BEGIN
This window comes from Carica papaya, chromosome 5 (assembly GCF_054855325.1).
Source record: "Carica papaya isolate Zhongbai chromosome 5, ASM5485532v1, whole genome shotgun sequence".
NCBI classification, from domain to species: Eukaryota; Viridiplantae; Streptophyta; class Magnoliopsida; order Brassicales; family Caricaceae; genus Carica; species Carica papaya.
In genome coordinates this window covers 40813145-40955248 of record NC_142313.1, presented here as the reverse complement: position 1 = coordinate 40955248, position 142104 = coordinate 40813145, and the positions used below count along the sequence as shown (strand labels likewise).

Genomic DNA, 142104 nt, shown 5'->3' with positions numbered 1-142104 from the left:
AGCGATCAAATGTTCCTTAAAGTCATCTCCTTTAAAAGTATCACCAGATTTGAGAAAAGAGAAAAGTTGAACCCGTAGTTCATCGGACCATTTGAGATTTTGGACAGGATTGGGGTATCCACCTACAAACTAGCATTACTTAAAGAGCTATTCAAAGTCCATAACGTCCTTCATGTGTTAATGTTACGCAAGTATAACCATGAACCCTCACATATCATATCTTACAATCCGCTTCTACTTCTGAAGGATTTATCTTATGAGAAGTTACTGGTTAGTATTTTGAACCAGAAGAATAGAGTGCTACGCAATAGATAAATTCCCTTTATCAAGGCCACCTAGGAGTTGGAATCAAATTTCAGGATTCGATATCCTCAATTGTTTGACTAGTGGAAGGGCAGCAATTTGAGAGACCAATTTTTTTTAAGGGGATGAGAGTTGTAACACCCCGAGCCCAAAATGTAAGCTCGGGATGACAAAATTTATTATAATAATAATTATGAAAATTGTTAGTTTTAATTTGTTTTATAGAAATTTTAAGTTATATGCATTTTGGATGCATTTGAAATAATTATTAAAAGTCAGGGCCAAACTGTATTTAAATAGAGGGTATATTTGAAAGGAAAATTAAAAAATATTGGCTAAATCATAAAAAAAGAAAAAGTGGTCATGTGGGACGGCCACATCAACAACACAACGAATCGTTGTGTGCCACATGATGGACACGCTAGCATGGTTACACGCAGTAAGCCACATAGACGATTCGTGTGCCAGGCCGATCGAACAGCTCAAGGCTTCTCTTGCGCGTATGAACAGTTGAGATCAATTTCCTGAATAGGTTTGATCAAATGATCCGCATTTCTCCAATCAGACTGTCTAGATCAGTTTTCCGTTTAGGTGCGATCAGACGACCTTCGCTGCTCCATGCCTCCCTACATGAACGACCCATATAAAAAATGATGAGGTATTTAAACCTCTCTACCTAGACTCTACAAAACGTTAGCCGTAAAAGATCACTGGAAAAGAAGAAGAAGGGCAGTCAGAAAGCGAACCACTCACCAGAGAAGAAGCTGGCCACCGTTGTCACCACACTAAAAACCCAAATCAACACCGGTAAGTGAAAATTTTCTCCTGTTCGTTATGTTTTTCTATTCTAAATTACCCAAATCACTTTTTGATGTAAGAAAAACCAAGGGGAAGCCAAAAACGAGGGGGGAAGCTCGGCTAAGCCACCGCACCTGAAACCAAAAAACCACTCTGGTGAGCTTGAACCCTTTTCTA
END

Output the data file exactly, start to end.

This window comes from Carica papaya, chromosome 5 (assembly GCF_054855325.1).
Source record: "Carica papaya isolate Zhongbai chromosome 5, ASM5485532v1, whole genome shotgun sequence".
NCBI classification, from domain to species: Eukaryota; Viridiplantae; Streptophyta; class Magnoliopsida; order Brassicales; family Caricaceae; genus Carica; species Carica papaya.
In genome coordinates this window covers 40813145-40955248 of record NC_142313.1, presented here as the reverse complement: position 1 = coordinate 40955248, position 142104 = coordinate 40813145, and the positions used below count along the sequence as shown (strand labels likewise).

Genomic DNA, 142104 nt, shown 5'->3' with positions numbered 1-142104 from the left:
AGCGATCAAATGTTCCTTAAAGTCATCTCCTTTAAAAGTATCACCAGATTTGAGAAAAGAGAAAAGTTGAACCCGTAGTTCATCGGACCATTTGAGATTTTGGACAGGATTGGGGTATCCACCTACAAACTAGCATTACTTAAAGAGCTATTCAAAGTCCATAACGTCCTTCATGTGTTAATGTTACGCAAGTATAACCATGAACCCTCACATATCATATCTTACAATCCGCTTCTACTTCTGAAGGATTTATCTTATGAGAAGTTACTGGTTAGTATTTTGAACCAGAAGAATAGAGTGCTACGCAATAGATAAATTCCCTTTATCAAGGCCACCTAGGAGTTGGAATCAAATTTCAGGATTCGATATCCTCAATTGTTTGACTAGTGGAAGGGCAGCAATTTGAGAGACCAATTTTTTTTAAGGGGATGAGAGTTGTAACACCCCGAGCCCAAAATGTAAGCTCGGGATGACAAAATTTATTATAATAATAATTATGAAAATTGTTAGTTTTAATTTGTTTTATAGAAATTTTAAGTTATATGCATTTTGGATGCATTTGAAATAATTATTAAAAGTCAGGGCCAAACTGTATTTAAATAGAGGGTATATTTGAAAGGAAAATTAAAAAATATTGGCTAAATCATAAAAAAAGAAAAAGTGGTCATGTGGGACGGCCACATCAACAACACAACGAATCGTTGTGTGCCACATGATGGACACGCTAGCATGGTTACACGCAGTAAGCCACATAGACGATTCGTGTGCCAGGCCGATCGAACAGCTCAAGGCTTCTCTTGCGCGTATGAACAGTTGAGATCAATTTCCTGAATAGGTTTGATCAAATGATCCGCATTTCTCCAATCAGACTGTCTAGATCAGTTTTCCGTTTAGGTGCGATCAGACGACCTTCGCTGCTCCATGCCTCCCTACATGAACGACCCATATAAAAAATGATGAGGTATTTAAACCTCTCTACCTAGACTCTACAAAACGTTAGCCGTAAAAGATCACTGGAAAAGAAGAAGAAGGGCAGTCAGAAAGCGAACCACTCACCAGAGAAGAAGCTGGCCACCGTTGTCACCACACTAAAAACCCAAATCAACACCGGTAAGTGAAAATTTTCTCCTGTTCGTTATGTTTTTCTATTCTAAATTACCCAAATCACTTTTTGATGTAAGAAAAACCAAGGGGAAGCCAAAAACGAGGGGGGAAGCTCGGCTAAGCCACCGCACCTGAAACCAAAAAACCACTCTGGTGAGCTTGAACCCTTTTCTA